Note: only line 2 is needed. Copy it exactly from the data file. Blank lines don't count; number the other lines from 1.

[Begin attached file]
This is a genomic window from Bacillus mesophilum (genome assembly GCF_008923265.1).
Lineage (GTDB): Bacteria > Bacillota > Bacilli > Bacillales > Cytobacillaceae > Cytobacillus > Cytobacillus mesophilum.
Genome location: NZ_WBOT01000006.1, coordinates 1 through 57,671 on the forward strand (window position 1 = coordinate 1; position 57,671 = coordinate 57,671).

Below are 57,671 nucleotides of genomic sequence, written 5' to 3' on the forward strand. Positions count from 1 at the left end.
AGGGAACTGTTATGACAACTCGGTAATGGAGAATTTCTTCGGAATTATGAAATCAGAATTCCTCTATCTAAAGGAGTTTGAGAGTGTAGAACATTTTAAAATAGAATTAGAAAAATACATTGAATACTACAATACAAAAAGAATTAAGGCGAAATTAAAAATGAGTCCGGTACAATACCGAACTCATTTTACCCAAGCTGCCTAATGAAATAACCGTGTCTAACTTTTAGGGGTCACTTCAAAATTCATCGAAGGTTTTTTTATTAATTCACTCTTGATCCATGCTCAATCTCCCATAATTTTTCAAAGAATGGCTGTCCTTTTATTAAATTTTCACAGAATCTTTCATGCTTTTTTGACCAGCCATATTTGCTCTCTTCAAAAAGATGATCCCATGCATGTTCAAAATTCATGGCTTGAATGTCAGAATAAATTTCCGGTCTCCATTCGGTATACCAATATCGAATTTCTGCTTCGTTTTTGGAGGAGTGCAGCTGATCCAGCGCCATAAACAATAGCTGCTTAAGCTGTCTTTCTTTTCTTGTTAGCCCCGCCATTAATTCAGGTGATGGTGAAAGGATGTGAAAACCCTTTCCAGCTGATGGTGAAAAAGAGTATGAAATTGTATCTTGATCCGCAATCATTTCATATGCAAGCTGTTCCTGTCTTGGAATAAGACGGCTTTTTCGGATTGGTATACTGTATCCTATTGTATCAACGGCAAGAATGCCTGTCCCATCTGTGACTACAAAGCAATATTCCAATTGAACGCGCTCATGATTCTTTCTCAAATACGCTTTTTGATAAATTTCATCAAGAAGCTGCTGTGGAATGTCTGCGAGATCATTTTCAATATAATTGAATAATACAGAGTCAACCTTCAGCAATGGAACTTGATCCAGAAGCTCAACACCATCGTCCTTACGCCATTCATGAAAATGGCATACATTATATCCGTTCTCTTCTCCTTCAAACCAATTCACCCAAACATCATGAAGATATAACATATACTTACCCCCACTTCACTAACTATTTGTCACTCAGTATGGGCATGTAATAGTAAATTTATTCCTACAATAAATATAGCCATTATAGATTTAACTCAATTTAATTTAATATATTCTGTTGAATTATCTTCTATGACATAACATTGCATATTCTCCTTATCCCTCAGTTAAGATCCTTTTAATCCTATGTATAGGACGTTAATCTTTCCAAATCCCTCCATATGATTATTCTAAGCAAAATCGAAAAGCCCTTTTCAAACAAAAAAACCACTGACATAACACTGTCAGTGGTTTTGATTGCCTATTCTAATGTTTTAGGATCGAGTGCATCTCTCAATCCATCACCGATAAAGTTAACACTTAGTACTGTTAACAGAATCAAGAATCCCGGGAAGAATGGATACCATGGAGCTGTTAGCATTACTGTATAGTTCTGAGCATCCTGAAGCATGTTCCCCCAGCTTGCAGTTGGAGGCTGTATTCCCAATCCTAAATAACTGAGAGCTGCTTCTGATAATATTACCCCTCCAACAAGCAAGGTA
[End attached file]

Lineage (GTDB): Bacteria > Bacillota > Bacilli > Bacillales > Cytobacillaceae > Cytobacillus > Cytobacillus mesophilum.